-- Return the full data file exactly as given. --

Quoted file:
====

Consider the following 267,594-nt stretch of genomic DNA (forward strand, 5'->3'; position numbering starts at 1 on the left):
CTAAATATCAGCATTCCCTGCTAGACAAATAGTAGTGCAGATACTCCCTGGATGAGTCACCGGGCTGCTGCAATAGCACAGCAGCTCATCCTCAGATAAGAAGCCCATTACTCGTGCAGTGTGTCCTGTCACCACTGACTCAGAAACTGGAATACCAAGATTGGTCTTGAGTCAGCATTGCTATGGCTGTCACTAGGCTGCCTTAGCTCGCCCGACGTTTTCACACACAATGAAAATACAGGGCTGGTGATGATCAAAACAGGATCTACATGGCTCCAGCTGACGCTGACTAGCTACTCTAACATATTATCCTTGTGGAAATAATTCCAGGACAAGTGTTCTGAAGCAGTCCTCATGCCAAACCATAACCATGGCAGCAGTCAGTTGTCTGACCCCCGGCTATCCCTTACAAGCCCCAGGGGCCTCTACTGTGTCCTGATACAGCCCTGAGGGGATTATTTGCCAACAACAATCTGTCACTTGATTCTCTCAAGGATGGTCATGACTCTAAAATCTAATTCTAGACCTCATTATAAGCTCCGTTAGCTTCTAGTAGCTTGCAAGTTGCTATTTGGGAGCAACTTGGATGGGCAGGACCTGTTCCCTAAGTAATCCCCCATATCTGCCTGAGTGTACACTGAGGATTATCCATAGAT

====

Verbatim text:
Consider the following 267,594-nt stretch of genomic DNA (forward strand, 5'->3'; position numbering starts at 1 on the left):
CTAAATATCAGCATTCCCTGCTAGACAAATAGTAGTGCAGATACTCCCTGGATGAGTCACCGGGCTGCTGCAATAGCACAGCAGCTCATCCTCAGATAAGAAGCCCATTACTCGTGCAGTGTGTCCTGTCACCACTGACTCAGAAACTGGAATACCAAGATTGGTCTTGAGTCAGCATTGCTATGGCTGTCACTAGGCTGCCTTAGCTCGCCCGACGTTTTCACACACAATGAAAATACAGGGCTGGTGATGATCAAAACAGGATCTACATGGCTCCAGCTGACGCTGACTAGCTACTCTAACATATTATCCTTGTGGAAATAATTCCAGGACAAGTGTTCTGAAGCAGTCCTCATGCCAAACCATAACCATGGCAGCAGTCAGTTGTCTGACCCCCGGCTATCCCTTACAAGCCCCAGGGGCCTCTACTGTGTCCTGATACAGCCCTGAGGGGATTATTTGCCAACAACAATCTGTCACTTGATTCTCTCAAGGATGGTCATGACTCTAAAATCTAATTCTAGACCTCATTATAAGCTCCGTTAGCTTCTAGTAGCTTGCAAGTTGCTATTTGGGAGCAACTTGGATGGGCAGGACCTGTTCCCTAAGTAATCCCCCATATCTGCCTGAGTGTACACTGAGGATTATCCATAGAT